Bitcoin mining difficulty is about to drop sharply, almost reaching levels seen in January, while at the same time, the coin’s price is much higher since the year began – spelling good news for miners.
Bitcoin mining difficulty, or the measure of how hard it is to compete for mining rewards, is expected to drop more than 11% in a day, as mining pool BTC.com estimates at 7:17 UTC.
This drop would be significant for three reasons:
- It would bring the difficulty down to 20.88 T, which is the lowest it has been since January this year, when the difficulty was on the rise.
- In the last year, or since the beginning of April 2020 to be precise, there have been only nine drops. This one would be the second-highest among them, following November’s 16% fall – itself the second-largest drop in the history of the network.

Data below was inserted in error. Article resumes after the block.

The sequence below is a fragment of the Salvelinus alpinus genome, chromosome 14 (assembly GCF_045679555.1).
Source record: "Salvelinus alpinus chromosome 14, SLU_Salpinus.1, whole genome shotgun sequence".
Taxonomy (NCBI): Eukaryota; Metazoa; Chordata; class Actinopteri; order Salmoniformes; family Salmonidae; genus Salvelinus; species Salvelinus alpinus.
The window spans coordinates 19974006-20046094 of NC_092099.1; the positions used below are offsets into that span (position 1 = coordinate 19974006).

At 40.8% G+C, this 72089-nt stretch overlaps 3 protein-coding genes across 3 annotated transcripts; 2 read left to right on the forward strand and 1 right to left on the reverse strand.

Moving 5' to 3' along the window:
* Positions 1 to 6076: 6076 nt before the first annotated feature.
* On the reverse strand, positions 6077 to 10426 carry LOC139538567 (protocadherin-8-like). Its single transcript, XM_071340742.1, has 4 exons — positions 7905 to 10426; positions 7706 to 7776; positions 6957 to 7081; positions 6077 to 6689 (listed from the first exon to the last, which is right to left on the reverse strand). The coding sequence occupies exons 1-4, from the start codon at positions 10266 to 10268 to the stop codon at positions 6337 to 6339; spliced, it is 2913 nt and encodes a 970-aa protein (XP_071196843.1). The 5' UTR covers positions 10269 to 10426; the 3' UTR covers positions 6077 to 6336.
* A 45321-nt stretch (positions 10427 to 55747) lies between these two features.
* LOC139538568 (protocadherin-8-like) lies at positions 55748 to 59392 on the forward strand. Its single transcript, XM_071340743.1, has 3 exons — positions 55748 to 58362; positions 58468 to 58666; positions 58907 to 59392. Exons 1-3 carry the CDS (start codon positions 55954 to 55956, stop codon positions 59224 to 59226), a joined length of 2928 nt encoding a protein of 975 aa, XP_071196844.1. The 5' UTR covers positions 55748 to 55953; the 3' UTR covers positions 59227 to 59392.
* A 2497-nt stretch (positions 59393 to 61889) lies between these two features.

- At the same time the difficulty would see a massive drop, bitcoin’s price is recording much higher levels since the year began. On January 1, BTC was trading at USD 30,700. Since then, the price had hit a series of all-time highs and, at the time of writing, it’s standing at USD 54,444 – a 77% rise in four months.
The mining difficulty of Bitcoin is adjusted around every two weeks (that is, every 2016 blocks) to maintain the normal 10-minute block time. The 7-day simple moving average block time on April 29 was 10.8 minutes.
Per BitInfoCharts.com, hashrate, or the computational power of the network, is back on the rise. The 7-day simple moving average hashrate plunged 21% between April 16 and April 23. It’s been rising since, going up 16% and standing at 139.35 Eh/s on April 29.